In determining whether to register your domain name as a trademark, it is important to be sure that your domain name is not merely an address, but acts as a source identifier for your particular good or service. The domain name must not primarily be a surname, without some evidence of secondary meaning, and must not be primarily geographically descriptive or misdescriptive. When registering your domain name, it is important not to register the http://www portion of your domain name, and it is typically advisable to leave off the top-level domain name, such as .com or .biz from any registration. Such top-level domain names do not add additional uniqueness to your registration sufficient to overcome a similar mark, but may be held to limit the scope of your protection against subsequent infringers.
In determining infringement of trademark in the context of the worldwide web, the analysis is similar to that used in any other trademark analysis. Courts look at not only the similarity of the marks in sound, meaning and appearance, but also the similarity of goods or services used in association with the marks, the similarity of trade channels, the sophistication of the associated buyers, the relative strength or weakness of the marks, and the existence or absence of any actual confusion in the minds of the consuming public.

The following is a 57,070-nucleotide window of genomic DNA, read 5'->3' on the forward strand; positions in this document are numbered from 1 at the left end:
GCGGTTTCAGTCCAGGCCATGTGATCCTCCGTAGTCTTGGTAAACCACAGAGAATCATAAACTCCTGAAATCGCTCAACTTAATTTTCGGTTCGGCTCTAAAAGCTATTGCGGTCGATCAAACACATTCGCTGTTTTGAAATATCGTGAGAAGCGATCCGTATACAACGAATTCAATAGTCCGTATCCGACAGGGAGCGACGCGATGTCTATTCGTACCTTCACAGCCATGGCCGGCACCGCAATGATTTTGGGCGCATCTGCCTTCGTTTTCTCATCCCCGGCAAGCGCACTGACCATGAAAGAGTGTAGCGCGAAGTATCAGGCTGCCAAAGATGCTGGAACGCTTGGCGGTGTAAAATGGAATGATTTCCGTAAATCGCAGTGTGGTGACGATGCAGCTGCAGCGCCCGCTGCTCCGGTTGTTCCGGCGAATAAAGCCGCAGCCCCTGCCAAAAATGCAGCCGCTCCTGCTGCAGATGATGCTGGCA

If a court finds a trademark has been infringed, the available remedies include an injunction, as well as the trademark owner’s damages or the infringer’s profits associated with the usage. In the case of a federal registration, as noted above, willful infringement may lead to treble damages and attorney fees in exceptional cases. Filing a federal trademark application requires a governmental filing fee which currently fluctuates between three and four hundred dollars. The application is short, but usually requires the aid of a trademark attorney to address questions of first use of the trademark, appropriate international class for filing and the identification of the goods or services. After filing, an examiner at the United States Patent and Trademark Office reviews the application and typically responds twelve to eighteen months after the initial filing.
Although in rare cases the Examiner immediately grants the application on the first round, the Examiner’s first response is usually a denial based upon some real or perceived defect in the application. A skilled trademark attorney also comes in handy at this point in addressing complex trademark issues, such as “merely descriptive,” “likelihood of confusion” and “secondary meaning.” If the response to the Examiner’s rejection is successful, and the Examiner agrees that the application is in order, the Trademark Office publishes the application for a thirty day opposition period to give the public a chance to object before the trademark issues with a full federal registration. The federal trademark registration process usually takes about two years and costs around twelve hundred dollars.